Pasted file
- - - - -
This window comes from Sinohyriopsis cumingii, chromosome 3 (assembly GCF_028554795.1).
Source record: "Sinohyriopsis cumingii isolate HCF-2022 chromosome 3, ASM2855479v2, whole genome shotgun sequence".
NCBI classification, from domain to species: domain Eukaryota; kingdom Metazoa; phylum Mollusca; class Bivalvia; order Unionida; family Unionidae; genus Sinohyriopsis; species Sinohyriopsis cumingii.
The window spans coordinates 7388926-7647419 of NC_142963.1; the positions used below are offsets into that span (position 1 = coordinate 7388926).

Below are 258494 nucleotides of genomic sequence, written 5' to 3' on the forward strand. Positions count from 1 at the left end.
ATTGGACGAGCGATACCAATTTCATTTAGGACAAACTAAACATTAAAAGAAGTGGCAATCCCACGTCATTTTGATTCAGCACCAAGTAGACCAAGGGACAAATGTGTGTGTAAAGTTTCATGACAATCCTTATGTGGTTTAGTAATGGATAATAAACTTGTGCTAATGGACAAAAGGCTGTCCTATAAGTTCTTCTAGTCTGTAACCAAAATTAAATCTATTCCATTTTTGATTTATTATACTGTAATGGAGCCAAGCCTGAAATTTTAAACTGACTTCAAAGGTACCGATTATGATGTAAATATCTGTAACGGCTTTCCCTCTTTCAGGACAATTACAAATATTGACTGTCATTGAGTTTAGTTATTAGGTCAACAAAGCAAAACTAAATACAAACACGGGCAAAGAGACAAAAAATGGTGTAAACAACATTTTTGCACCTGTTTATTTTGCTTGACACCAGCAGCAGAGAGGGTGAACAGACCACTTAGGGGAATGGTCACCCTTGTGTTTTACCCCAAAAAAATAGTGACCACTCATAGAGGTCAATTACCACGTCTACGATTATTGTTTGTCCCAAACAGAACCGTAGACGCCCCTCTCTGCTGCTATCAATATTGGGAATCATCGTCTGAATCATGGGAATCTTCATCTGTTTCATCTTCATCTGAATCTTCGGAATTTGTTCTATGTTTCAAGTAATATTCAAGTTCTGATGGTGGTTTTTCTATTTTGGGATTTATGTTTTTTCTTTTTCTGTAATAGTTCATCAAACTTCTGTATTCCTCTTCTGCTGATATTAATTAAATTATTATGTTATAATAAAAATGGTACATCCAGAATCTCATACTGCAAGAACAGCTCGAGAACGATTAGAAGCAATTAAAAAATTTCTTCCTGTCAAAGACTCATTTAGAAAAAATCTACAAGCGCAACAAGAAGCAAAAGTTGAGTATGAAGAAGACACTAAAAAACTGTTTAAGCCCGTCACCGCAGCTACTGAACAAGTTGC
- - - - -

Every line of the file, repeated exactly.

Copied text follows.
This window comes from Sinohyriopsis cumingii, chromosome 3 (assembly GCF_028554795.1).
Source record: "Sinohyriopsis cumingii isolate HCF-2022 chromosome 3, ASM2855479v2, whole genome shotgun sequence".
NCBI classification, from domain to species: domain Eukaryota; kingdom Metazoa; phylum Mollusca; class Bivalvia; order Unionida; family Unionidae; genus Sinohyriopsis; species Sinohyriopsis cumingii.
The window spans coordinates 7388926-7647419 of NC_142963.1; the positions used below are offsets into that span (position 1 = coordinate 7388926).

Below are 258494 nucleotides of genomic sequence, written 5' to 3' on the forward strand. Positions count from 1 at the left end.
ATTGGACGAGCGATACCAATTTCATTTAGGACAAACTAAACATTAAAAGAAGTGGCAATCCCACGTCATTTTGATTCAGCACCAAGTAGACCAAGGGACAAATGTGTGTGTAAAGTTTCATGACAATCCTTATGTGGTTTAGTAATGGATAATAAACTTGTGCTAATGGACAAAAGGCTGTCCTATAAGTTCTTCTAGTCTGTAACCAAAATTAAATCTATTCCATTTTTGATTTATTATACTGTAATGGAGCCAAGCCTGAAATTTTAAACTGACTTCAAAGGTACCGATTATGATGTAAATATCTGTAACGGCTTTCCCTCTTTCAGGACAATTACAAATATTGACTGTCATTGAGTTTAGTTATTAGGTCAACAAAGCAAAACTAAATACAAACACGGGCAAAGAGACAAAAAATGGTGTAAACAACATTTTTGCACCTGTTTATTTTGCTTGACACCAGCAGCAGAGAGGGTGAACAGACCACTTAGGGGAATGGTCACCCTTGTGTTTTACCCCAAAAAAATAGTGACCACTCATAGAGGTCAATTACCACGTCTACGATTATTGTTTGTCCCAAACAGAACCGTAGACGCCCCTCTCTGCTGCTATCAATATTGGGAATCATCGTCTGAATCATGGGAATCTTCATCTGTTTCATCTTCATCTGAATCTTCGGAATTTGTTCTATGTTTCAAGTAATATTCAAGTTCTGATGGTGGTTTTTCTATTTTGGGATTTATGTTTTTTCTTTTTCTGTAATAGTTCATCAAACTTCTGTATTCCTCTTCTGCTGATATTAATTAAATTATTATGTTATAATAAAAATGGTACATCCAGAATCTCATACTGCAAGAACAGCTCGAGAACGATTAGAAGCAATTAAAAAATTTCTTCCTGTCAAAGACTCATTTAGAAAAAATCTACAAGCGCAACAAGAAGCAAAAGTTGAGTATGAAGAAGACACTAAAAAACTGTTTAAGCCCGTCACCGCAGCTACTGAACAAGTTGC